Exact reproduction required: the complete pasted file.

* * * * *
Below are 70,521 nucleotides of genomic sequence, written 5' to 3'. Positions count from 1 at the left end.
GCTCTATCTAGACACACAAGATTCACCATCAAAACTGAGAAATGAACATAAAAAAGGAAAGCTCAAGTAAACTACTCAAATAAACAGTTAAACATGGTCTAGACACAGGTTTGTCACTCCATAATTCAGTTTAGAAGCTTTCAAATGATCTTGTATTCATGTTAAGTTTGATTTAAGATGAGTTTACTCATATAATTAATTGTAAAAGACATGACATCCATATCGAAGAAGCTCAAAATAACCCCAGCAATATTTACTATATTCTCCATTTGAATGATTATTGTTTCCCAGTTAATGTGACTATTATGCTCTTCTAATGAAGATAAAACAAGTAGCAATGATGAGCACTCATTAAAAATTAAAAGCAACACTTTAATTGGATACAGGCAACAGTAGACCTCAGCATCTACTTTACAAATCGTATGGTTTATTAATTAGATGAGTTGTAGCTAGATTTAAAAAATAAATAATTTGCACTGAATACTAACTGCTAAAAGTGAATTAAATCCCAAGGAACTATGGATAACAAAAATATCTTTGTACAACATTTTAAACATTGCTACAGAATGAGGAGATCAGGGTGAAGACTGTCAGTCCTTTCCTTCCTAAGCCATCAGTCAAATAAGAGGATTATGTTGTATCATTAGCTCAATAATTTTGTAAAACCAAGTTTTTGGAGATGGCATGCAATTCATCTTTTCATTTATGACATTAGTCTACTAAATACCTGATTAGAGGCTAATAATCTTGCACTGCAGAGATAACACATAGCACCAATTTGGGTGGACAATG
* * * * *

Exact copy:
Below are 70,521 nucleotides of genomic sequence, written 5' to 3'. Positions count from 1 at the left end.
GCTCTATCTAGACACACAAGATTCACCATCAAAACTGAGAAATGAACATAAAAAAGGAAAGCTCAAGTAAACTACTCAAATAAACAGTTAAACATGGTCTAGACACAGGTTTGTCACTCCATAATTCAGTTTAGAAGCTTTCAAATGATCTTGTATTCATGTTAAGTTTGATTTAAGATGAGTTTACTCATATAATTAATTGTAAAAGACATGACATCCATATCGAAGAAGCTCAAAATAACCCCAGCAATATTTACTATATTCTCCATTTGAATGATTATTGTTTCCCAGTTAATGTGACTATTATGCTCTTCTAATGAAGATAAAACAAGTAGCAATGATGAGCACTCATTAAAAATTAAAAGCAACACTTTAATTGGATACAGGCAACAGTAGACCTCAGCATCTACTTTACAAATCGTATGGTTTATTAATTAGATGAGTTGTAGCTAGATTTAAAAAATAAATAATTTGCACTGAATACTAACTGCTAAAAGTGAATTAAATCCCAAGGAACTATGGATAACAAAAATATCTTTGTACAACATTTTAAACATTGCTACAGAATGAGGAGATCAGGGTGAAGACTGTCAGTCCTTTCCTTCCTAAGCCATCAGTCAAATAAGAGGATTATGTTGTATCATTAGCTCAATAATTTTGTAAAACCAAGTTTTTGGAGATGGCATGCAATTCATCTTTTCATTTATGACATTAGTCTACTAAATACCTGATTAGAGGCTAATAATCTTGCACTGCAGAGATAACACATAGCACCAATTTGGGTGGACAATG